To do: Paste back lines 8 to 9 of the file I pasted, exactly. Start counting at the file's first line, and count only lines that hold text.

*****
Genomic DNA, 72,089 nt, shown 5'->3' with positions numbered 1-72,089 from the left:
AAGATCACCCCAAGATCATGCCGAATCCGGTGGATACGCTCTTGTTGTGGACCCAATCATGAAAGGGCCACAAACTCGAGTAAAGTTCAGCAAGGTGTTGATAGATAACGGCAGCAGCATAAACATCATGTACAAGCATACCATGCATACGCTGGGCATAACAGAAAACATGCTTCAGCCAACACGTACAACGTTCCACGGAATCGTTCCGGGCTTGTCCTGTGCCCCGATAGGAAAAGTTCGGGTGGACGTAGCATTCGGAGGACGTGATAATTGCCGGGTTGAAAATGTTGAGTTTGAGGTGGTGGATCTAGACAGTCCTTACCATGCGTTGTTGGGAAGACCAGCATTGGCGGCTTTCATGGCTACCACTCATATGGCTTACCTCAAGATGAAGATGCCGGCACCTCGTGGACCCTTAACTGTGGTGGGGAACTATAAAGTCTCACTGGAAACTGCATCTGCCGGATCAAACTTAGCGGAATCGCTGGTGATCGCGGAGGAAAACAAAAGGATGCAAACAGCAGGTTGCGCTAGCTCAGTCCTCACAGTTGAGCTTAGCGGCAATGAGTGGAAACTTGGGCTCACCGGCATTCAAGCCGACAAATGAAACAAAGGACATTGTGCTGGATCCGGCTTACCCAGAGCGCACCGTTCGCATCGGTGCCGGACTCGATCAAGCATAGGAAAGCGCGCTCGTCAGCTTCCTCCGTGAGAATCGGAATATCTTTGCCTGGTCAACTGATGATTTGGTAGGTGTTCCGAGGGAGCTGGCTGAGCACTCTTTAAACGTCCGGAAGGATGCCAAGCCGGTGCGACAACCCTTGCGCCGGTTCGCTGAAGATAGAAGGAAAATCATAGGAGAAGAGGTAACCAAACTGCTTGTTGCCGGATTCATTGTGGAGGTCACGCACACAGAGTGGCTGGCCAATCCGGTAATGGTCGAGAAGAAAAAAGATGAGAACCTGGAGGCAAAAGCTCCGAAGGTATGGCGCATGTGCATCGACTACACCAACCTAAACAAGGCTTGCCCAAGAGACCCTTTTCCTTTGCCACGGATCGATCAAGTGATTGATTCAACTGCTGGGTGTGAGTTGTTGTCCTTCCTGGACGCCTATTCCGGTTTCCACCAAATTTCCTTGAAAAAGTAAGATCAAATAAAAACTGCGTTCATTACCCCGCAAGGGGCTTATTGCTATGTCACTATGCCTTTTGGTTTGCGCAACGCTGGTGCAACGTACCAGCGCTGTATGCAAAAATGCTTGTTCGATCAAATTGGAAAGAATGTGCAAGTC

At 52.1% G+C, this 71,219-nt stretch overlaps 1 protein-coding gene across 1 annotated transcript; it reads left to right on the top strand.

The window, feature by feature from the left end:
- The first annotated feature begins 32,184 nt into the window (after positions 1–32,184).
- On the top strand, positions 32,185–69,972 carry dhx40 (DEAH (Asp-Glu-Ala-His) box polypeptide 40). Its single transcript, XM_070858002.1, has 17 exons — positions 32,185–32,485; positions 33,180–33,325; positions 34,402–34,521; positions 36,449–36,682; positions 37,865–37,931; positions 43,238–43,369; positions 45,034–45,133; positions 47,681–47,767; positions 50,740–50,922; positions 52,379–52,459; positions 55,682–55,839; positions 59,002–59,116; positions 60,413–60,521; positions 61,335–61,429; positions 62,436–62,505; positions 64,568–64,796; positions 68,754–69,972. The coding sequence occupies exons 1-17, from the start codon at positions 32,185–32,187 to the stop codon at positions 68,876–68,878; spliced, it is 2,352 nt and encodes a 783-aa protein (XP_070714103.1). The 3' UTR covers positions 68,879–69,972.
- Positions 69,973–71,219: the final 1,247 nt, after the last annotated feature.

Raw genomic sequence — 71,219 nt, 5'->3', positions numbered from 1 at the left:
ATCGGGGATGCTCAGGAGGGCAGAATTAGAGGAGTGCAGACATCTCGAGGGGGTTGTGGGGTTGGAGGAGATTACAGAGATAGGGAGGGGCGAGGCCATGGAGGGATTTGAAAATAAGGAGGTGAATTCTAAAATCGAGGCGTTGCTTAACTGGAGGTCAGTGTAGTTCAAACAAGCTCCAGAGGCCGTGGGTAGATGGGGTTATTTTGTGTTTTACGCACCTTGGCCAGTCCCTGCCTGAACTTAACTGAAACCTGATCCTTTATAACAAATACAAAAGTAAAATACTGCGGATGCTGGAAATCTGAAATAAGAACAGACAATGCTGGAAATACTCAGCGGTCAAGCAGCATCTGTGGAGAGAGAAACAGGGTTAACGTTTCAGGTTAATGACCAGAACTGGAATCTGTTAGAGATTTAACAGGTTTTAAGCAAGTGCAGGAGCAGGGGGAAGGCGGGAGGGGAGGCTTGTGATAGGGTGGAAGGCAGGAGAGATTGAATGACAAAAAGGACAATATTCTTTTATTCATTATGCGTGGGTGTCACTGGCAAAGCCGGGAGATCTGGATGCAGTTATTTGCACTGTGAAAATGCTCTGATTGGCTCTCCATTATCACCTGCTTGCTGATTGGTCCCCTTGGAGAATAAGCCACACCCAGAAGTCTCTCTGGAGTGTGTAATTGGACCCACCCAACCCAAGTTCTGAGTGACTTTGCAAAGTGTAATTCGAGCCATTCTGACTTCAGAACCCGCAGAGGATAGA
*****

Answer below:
Raw genomic sequence — 71,219 nt, 5'->3', positions numbered from 1 at the left:
ATCGGGGATGCTCAGGAGGGCAGAATTAGAGGAGTGCAGACATCTCGAGGGGGTTGTGGGGTTGGAGGAGATTACAGAGATAGGGAGGGGCGAGGCCATGGAGGGATTTGAAAATAAGGAGGTGAATTCTAAAATCGAGGCGTTGCTTAACTGGAGGTCAGTGTAGTTCAAACAAGCTCCAGAGGCCGTGGGTAGATGGGGTTATTTTGTGTTTTACGCACCTTGGCCAGTCCCTGCCTGAACTTAACTGAAACCTGATCCTTTATAACAAATACAAAAGTAAAATACTGCGGATGCTGGAAATCTGAAATAAGAACAGACAATGCTGGAAATACTCAGCGGTCAAGCAGCATCTGTGGAGAGAGAAACAGGGTTAACGTTTCAGGTTAATGACCAGAACTGGAATCTGTTAGAGATTTAACAGGTTTTAAGCAAGTGCAGGAGCAGGGGGAAGGCGGGAGGGGAGGCTTGTGATAGGGTGGAAGGCAGGAGAGATTGAATGACAAAAAGGACAATATTCTTTTATTCATTATGCGTGGGTGTCACTGGCAAAGCCGGGAGATCTGGATGCAGTTATTTGCACTGTGAAAATGCTCTGATTGGCTCTCCATTATCACCTGCTTGCTGATTGGTCCCCTTGGAGAATAAGCCACACCCAGAAGTCTCTCTGGAGTGTGTAATTGGACCCACCCAACCCAAGTTCTGAGTGACTTTGCAAAGTGTAATTCGAGCCATTCTGACTTCAGAACCCGCAGAGGATAGA